By: Leah Golden, MS, RD

It’s National Folic Acid Awareness Week; Jan 6-12, 2019, so read along to learn why this nutrient is being highlighted. If you’re pregnant or looking to become pregnant, your ears may have perked up already. Folate is a water-soluble B vitamin present in whole foods. Folic acid is the synthetic form of folate found in fortified foods and supplements. The names folate/folic acid are frequently used interchangeably. Although folic acid/folate is important for women during childbearing years, it is also vital for every man, woman and child.  Folate helps to produce and maintain cells, plays an important role in healthy cell division and the proper formation of DNA.

Let’s break it down. What does this mean for health outcomes?

  1. Prevention of neural tube defects during pregnancy
    • Folate helps to keep the brain, spine and/spinal cord healthy as the fetus develops early on in pregnancy.
  2. Prevent anemia
    • Folate deficiency can cause a specific type of anemia (megaloblastic), that causes the red blood cells to become enlarged.  Symptoms may not show up for quite some time. When they do appear, they may manifest as shortness of breath, paleness, fatigue, dizziness and fast/or irregular heartbeat. These symptoms vary from person to person and may include other symptoms than listed.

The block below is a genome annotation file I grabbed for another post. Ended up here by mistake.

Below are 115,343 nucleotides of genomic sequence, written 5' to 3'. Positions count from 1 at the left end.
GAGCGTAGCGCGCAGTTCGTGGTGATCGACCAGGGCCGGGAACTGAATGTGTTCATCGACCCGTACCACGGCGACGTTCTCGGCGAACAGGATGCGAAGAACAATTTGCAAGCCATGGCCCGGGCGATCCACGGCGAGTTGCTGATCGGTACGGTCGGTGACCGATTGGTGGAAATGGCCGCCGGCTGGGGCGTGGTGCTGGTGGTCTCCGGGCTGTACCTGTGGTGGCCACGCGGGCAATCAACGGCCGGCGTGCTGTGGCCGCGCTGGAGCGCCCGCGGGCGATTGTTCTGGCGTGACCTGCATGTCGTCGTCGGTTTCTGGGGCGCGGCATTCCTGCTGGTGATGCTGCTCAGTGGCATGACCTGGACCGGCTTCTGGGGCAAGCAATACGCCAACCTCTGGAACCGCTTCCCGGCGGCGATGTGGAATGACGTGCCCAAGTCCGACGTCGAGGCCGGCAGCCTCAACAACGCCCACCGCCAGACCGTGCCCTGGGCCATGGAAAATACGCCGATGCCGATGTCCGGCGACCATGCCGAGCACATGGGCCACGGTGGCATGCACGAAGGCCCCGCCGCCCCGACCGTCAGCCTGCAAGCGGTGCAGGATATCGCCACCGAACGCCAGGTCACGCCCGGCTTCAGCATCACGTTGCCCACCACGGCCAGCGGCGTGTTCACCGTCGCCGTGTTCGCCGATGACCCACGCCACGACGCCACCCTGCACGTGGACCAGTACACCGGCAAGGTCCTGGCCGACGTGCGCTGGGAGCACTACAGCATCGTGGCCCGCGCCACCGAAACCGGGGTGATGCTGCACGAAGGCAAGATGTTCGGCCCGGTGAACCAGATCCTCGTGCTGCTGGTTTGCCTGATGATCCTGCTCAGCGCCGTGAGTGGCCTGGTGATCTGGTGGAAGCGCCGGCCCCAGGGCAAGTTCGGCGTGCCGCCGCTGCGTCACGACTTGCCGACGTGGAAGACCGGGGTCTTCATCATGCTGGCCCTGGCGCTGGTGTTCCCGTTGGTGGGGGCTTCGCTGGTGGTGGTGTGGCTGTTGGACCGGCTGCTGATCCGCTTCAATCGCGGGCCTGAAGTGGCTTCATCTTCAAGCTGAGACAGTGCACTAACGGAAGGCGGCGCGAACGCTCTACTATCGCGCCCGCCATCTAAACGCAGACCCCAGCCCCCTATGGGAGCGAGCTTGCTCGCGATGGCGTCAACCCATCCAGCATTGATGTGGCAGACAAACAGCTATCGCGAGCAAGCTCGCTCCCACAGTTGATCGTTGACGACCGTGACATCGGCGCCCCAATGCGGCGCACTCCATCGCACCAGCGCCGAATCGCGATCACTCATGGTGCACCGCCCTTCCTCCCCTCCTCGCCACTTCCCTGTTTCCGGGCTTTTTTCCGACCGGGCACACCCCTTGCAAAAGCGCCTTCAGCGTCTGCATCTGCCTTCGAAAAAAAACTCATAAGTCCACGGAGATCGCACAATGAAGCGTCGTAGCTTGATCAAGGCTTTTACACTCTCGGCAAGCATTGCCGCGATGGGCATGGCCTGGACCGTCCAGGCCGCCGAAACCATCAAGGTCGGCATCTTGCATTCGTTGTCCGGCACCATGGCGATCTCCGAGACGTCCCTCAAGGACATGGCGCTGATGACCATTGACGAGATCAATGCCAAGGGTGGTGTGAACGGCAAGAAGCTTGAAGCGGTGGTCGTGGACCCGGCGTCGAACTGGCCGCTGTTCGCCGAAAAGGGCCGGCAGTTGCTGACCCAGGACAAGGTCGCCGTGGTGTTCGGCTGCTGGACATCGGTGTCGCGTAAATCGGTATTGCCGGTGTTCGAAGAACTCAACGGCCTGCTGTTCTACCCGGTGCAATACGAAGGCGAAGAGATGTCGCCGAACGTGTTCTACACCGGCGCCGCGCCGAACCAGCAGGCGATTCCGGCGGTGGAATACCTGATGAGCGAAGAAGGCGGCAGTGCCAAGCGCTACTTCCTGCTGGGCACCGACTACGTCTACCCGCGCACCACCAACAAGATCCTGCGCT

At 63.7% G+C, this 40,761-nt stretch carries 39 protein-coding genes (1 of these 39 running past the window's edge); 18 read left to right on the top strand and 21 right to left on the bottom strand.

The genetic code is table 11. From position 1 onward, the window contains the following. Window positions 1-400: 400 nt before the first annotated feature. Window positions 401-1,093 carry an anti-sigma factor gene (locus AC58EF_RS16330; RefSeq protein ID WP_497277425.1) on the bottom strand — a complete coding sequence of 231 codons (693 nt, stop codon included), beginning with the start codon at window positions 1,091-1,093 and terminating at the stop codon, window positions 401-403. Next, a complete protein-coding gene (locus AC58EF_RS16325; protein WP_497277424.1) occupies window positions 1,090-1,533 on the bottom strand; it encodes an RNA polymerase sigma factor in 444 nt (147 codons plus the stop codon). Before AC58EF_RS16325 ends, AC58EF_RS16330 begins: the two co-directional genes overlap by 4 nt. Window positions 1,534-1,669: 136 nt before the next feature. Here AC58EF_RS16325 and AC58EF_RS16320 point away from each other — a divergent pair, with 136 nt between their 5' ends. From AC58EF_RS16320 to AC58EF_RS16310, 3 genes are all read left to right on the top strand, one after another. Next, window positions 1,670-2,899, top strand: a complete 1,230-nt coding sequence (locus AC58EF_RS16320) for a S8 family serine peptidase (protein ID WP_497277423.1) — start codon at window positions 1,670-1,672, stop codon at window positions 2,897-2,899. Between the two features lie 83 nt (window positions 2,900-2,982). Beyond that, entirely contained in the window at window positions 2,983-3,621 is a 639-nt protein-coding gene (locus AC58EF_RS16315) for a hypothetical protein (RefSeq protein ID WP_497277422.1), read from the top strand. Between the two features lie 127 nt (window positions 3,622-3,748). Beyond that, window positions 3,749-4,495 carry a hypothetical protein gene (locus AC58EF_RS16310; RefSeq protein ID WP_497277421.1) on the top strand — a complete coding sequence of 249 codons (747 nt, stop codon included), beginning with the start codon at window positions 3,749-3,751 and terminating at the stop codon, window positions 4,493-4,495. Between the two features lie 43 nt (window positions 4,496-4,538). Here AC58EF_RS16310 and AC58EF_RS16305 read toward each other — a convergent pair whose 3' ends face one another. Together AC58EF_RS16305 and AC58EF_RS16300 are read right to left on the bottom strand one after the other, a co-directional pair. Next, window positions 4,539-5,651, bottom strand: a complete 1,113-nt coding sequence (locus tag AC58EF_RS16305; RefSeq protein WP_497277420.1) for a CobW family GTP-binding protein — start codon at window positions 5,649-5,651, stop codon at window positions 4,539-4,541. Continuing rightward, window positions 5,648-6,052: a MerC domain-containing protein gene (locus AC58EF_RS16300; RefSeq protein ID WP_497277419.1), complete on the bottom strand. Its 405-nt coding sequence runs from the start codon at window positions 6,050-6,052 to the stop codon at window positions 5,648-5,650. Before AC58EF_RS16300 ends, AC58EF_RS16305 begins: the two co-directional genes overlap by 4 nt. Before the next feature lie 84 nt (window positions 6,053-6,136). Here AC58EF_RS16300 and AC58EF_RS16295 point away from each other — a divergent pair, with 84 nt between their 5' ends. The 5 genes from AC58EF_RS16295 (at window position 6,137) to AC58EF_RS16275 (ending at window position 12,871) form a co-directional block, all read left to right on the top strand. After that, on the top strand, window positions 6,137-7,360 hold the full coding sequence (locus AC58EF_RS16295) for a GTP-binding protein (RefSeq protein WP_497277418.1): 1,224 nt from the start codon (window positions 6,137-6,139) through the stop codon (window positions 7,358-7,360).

3. Will help keep the heart healthy
    • Folate, along with vitamin B6 and B12 help to regulate the accumulation of homocysteine in the body. Elevated homocysteine levels may increase your risk for cardiovascular disease.

Daily Recommendations:

  1. Women:
    1. 14-70 + years old: 400 micrograms (mcg)/day
    2. Pregnancy: 600 mcg/day
    3. Lactating: 500 mcg/day
  2. Men
    1. 14- 70 + years old: 400 mcg/day

What foods contain folate?

Folate occurs naturally in whole foods and has an absorption rate of about 50%, while the synthetic and fortified folic acid in foods has an absorption rate of about 85%. Keep this in mind when choosing folate rich foods.

  1. Vegetables- Dark leafy greens, asparagus, broccoli, romaine lettuce, brussels sprouts, mustard greens, tomato juice, beets
  2. Fruits- avocado, orange, papaya, banana, cantaloupe
  3. Legumes/Beans- black eyed peas, kidney beans, lentils,
  4. Meat/Seafood- beef liver, crab, halibut, ground beef
  5. Seeds/Nuts- walnuts, flaxseeds
  6. Eggs
  7. Fortified cereals

To get started on a Wellness Program with Leah, including  Nutrition Counseling and Small Group Training, please contact lgolden@fitnesssf.com for more details.